Linda Green

Director of Operations, NTN Bearing Corporation of America

Education

Undergraduate degree in business from University of Montana, Missoula, Montana and an MBA in Operations Management from University of Minnesota, Minneapolis, Minnesota.

Specialized areas of Expertise

Supply Chain Strategy. Integrated Logistics-including inventory management, transportation, warehousing, procurement, and manufacturing.

Years of Experience

Over 25 years of experience

Professional memberships/associations/certifications?

I belong to Council of Supply Chain Management and OESA (Original Equipment Suppliers Association). In the past I have also belonged to APICs and WERC.

W&L: Current role and responsibilities within it?

LG: I am the Director of Operations at NTN Bearing Corporation of America. Globally, NTN is the world’s third largest bearing manufacturer. I am responsible for NTN’s transportation, warehousing, and inventory in the U.S.

W&L: Tell Us A Little About Yourself What Ship-Shapes You? (Tell us about your career goals, what drives you as a woman in Logistics?)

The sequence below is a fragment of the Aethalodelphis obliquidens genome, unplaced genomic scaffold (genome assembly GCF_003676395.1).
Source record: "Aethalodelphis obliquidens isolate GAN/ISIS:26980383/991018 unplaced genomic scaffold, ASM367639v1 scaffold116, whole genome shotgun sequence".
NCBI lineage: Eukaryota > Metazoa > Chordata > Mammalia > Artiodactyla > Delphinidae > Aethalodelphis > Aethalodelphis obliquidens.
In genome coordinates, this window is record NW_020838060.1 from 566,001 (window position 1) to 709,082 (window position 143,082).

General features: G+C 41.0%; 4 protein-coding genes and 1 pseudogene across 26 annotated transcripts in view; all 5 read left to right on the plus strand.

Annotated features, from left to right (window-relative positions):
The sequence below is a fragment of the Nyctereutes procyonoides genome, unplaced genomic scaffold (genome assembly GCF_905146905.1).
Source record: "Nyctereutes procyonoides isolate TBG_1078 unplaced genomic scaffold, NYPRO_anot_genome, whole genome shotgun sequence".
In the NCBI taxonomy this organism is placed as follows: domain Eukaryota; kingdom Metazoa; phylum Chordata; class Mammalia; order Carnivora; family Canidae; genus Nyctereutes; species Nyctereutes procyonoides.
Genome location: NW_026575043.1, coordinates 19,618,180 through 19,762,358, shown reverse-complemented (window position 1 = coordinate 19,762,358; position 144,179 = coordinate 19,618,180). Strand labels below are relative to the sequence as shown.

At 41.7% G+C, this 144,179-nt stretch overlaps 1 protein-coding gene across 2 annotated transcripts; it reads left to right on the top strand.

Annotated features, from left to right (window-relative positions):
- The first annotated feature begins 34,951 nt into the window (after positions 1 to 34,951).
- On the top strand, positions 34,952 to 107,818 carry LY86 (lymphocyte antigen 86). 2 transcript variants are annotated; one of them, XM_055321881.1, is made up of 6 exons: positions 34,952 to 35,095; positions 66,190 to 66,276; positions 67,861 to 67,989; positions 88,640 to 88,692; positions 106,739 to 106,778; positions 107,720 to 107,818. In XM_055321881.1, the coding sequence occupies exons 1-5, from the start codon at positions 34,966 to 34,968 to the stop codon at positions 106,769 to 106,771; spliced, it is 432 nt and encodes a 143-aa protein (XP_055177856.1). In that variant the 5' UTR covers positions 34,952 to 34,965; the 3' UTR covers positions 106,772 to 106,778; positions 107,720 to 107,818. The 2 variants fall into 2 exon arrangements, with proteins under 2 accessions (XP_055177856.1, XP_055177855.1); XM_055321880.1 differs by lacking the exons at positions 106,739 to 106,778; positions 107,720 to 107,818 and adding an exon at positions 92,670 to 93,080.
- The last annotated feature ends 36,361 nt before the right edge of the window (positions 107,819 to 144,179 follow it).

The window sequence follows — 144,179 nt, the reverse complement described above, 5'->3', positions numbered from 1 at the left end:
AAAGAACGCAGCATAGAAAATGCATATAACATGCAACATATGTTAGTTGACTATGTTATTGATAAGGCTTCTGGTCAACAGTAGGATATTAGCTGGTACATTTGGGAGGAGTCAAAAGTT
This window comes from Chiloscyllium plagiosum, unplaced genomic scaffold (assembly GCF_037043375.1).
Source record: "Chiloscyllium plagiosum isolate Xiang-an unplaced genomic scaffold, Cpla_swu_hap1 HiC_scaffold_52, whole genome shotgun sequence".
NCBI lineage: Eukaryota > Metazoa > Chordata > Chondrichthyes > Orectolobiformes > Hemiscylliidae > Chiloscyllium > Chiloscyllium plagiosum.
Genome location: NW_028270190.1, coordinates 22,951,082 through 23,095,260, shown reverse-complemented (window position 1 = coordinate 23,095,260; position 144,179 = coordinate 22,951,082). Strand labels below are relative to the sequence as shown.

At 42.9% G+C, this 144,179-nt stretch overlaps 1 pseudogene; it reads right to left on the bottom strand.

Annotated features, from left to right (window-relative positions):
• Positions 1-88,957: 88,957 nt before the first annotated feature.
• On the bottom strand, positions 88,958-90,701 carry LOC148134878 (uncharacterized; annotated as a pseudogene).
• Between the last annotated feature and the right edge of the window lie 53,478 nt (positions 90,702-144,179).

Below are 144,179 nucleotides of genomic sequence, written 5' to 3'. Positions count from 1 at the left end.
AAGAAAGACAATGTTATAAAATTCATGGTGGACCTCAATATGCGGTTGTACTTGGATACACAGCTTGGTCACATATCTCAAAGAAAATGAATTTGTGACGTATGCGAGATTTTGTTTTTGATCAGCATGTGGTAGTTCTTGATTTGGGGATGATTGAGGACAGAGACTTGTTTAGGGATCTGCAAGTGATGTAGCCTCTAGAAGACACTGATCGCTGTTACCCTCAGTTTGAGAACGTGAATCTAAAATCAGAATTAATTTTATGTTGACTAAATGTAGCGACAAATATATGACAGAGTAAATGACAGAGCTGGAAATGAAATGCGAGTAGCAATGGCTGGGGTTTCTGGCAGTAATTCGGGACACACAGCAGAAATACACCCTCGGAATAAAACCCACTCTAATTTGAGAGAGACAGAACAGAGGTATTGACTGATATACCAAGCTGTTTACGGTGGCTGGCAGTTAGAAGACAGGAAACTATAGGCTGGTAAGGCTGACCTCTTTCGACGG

LG: In my current company and always, I have strived to make the supply chain drive tangible value to a company’s overall strategic direction as well as financially to the company’s bottom line. In many cases the importance of supply chain is still undervalued or unrecognized. One of my goals is to gain recognition for the importance of supply chain and the role it plays within a company, through driving excellence in supply chain service and cost performance.

I also very much enjoy coaching and helping others learn and be successful at their jobs. Recently I participated with the University of Minnesota Carlson School of Management to critique student’s internship presentations and afterwards meet with them to discuss “our lessons learned.” At NTN we are also working hard to improve performance. This means we need to both bring in new talent and help our current team understand what are the requirements to achieve excellence.

W&L: Have you received any special recognition for your work? What is a career highlight?

LG: Yes, I was selected as one of NTN's MVP, and I received the Triple Diamond award at Navistar for leadership while working in the Service Parts organization. While at Accenture I received the Thought Leadership Award in Supply Chain for my work in inventory management.